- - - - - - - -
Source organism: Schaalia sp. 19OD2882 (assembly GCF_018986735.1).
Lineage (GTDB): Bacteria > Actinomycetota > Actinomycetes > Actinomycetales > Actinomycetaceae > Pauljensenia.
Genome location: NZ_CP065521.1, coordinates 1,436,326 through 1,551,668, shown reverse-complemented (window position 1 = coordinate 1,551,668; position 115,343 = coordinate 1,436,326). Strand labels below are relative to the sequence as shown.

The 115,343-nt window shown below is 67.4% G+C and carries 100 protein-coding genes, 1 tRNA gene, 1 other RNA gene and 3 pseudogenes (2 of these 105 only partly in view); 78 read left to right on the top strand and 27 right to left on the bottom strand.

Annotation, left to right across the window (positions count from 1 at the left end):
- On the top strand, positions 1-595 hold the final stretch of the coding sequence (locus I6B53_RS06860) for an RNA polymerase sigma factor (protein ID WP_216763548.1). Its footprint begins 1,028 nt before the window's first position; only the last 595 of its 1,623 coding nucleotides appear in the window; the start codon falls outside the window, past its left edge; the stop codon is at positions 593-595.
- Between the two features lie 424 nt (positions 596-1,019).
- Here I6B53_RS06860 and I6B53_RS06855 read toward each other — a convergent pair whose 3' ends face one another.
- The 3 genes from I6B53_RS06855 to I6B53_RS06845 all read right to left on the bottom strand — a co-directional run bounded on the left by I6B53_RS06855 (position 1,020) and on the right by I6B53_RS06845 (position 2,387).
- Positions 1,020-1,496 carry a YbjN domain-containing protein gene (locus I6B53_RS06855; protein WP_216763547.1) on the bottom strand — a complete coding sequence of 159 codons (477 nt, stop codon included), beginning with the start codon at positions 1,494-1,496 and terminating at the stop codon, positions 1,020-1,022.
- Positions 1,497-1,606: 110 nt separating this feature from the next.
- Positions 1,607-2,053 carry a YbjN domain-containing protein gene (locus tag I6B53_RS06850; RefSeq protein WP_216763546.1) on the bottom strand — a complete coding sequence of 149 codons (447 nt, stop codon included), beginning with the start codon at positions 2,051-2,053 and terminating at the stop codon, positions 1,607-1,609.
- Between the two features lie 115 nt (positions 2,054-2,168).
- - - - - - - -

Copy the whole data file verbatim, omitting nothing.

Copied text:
Source organism: Schaalia sp. 19OD2882 (assembly GCF_018986735.1).
Lineage (GTDB): Bacteria > Actinomycetota > Actinomycetes > Actinomycetales > Actinomycetaceae > Pauljensenia.
Genome location: NZ_CP065521.1, coordinates 1,436,326 through 1,551,668, shown reverse-complemented (window position 1 = coordinate 1,551,668; position 115,343 = coordinate 1,436,326). Strand labels below are relative to the sequence as shown.

The 115,343-nt window shown below is 67.4% G+C and carries 100 protein-coding genes, 1 tRNA gene, 1 other RNA gene and 3 pseudogenes (2 of these 105 only partly in view); 78 read left to right on the top strand and 27 right to left on the bottom strand.

Annotation, left to right across the window (positions count from 1 at the left end):
- On the top strand, positions 1-595 hold the final stretch of the coding sequence (locus I6B53_RS06860) for an RNA polymerase sigma factor (protein ID WP_216763548.1). Its footprint begins 1,028 nt before the window's first position; only the last 595 of its 1,623 coding nucleotides appear in the window; the start codon falls outside the window, past its left edge; the stop codon is at positions 593-595.
- Between the two features lie 424 nt (positions 596-1,019).
- Here I6B53_RS06860 and I6B53_RS06855 read toward each other — a convergent pair whose 3' ends face one another.
- The 3 genes from I6B53_RS06855 to I6B53_RS06845 all read right to left on the bottom strand — a co-directional run bounded on the left by I6B53_RS06855 (position 1,020) and on the right by I6B53_RS06845 (position 2,387).
- Positions 1,020-1,496 carry a YbjN domain-containing protein gene (locus I6B53_RS06855; protein WP_216763547.1) on the bottom strand — a complete coding sequence of 159 codons (477 nt, stop codon included), beginning with the start codon at positions 1,494-1,496 and terminating at the stop codon, positions 1,020-1,022.
- Positions 1,497-1,606: 110 nt separating this feature from the next.
- Positions 1,607-2,053 carry a YbjN domain-containing protein gene (locus tag I6B53_RS06850; RefSeq protein WP_216763546.1) on the bottom strand — a complete coding sequence of 149 codons (447 nt, stop codon included), beginning with the start codon at positions 2,051-2,053 and terminating at the stop codon, positions 1,607-1,609.
- Between the two features lie 115 nt (positions 2,054-2,168).